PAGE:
It was a comfortable transition from being a practicing respiratory therapist to RT program educator. “The best part of teaching the program is watching the students start out at one specific point and end at another point; watching their growth,” says Madison.

Her teaching style is very interactive and hands-on with students. “I relate to them as much as I can the real-life hospital setting and the professionalism of their careers. That I was once one of them is very helpful.”

For two and a half years, Madison enjoyed influencing her students toward academic and career success. She enjoyed sharing her passion for their chosen field of study. But when the Respiratory Therapy Program Director position became vacant, Madison was ready to show she had more to offer.

“I felt that it was a good time for me to step up my career. I was the one who knew the students and how the program ran the best. And I felt I would be a good fit for the position.”

The recruitment process included interviewing candidates from outside the college system and that process took about three weeks. At its conclusion, Madison was offered the position and assumed her new role in April.

Madison was elated, if a little overwhelmed, as she continues to perform both program director and instructor responsibilities until her instructor position is filled.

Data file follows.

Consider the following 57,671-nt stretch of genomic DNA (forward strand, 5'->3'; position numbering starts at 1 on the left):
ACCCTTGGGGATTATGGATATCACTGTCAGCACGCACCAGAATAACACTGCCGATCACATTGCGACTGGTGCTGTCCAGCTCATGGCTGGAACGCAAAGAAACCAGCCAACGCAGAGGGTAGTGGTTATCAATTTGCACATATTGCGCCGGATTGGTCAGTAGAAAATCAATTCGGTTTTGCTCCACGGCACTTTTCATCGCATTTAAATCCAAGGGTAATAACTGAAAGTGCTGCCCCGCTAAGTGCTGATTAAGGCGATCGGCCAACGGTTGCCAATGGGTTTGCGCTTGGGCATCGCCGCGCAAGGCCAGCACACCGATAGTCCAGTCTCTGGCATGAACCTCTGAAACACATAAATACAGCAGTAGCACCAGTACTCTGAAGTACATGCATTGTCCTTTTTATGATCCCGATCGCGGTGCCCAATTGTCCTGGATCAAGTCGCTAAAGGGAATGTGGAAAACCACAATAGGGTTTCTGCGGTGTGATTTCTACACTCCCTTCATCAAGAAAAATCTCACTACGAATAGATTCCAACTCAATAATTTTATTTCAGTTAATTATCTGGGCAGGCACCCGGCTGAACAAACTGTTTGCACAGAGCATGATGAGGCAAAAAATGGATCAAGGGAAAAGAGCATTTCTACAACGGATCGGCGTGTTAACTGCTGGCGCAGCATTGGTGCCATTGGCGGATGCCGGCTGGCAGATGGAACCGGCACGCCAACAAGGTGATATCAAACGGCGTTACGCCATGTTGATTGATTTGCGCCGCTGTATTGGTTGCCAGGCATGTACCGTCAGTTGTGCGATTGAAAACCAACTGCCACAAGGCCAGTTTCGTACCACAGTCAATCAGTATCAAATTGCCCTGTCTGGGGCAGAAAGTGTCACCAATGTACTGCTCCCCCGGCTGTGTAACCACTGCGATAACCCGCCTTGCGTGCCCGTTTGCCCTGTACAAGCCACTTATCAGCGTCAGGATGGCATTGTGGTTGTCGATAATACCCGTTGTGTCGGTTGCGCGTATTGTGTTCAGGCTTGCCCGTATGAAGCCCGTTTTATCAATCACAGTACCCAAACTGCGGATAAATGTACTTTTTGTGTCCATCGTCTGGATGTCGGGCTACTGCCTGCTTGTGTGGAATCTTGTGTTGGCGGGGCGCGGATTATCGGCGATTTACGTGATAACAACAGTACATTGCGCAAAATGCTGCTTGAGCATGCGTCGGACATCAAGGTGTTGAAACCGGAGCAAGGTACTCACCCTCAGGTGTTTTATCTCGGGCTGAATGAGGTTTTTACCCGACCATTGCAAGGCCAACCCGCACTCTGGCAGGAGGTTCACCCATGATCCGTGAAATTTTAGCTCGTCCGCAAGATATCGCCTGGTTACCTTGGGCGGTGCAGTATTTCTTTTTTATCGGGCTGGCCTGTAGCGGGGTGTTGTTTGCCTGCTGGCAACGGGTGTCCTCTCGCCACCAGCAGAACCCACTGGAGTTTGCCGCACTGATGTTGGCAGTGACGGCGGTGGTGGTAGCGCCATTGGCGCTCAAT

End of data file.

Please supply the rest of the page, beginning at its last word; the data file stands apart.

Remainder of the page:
Over the years, Madison had also earned her Bachelor’s degree in Respiratory Therapy and planned to put all her knowledge and experience into positive play.

“I look forward to shaping students’ lives while they are here in the RT program,” says Madison. She wants SJVC’s Respiratory Therapy program to emphasize two specific areas: Professionalism and community involvement.

“It is important for RT students to exhibit professionalism in the classroom and at clinic site rotations,” she says. “That’s really how they’re going to be able to land the jobs they want.” Madison knows this first-hand, as she has participated in position interviews and the recruitment process for respiratory therapists.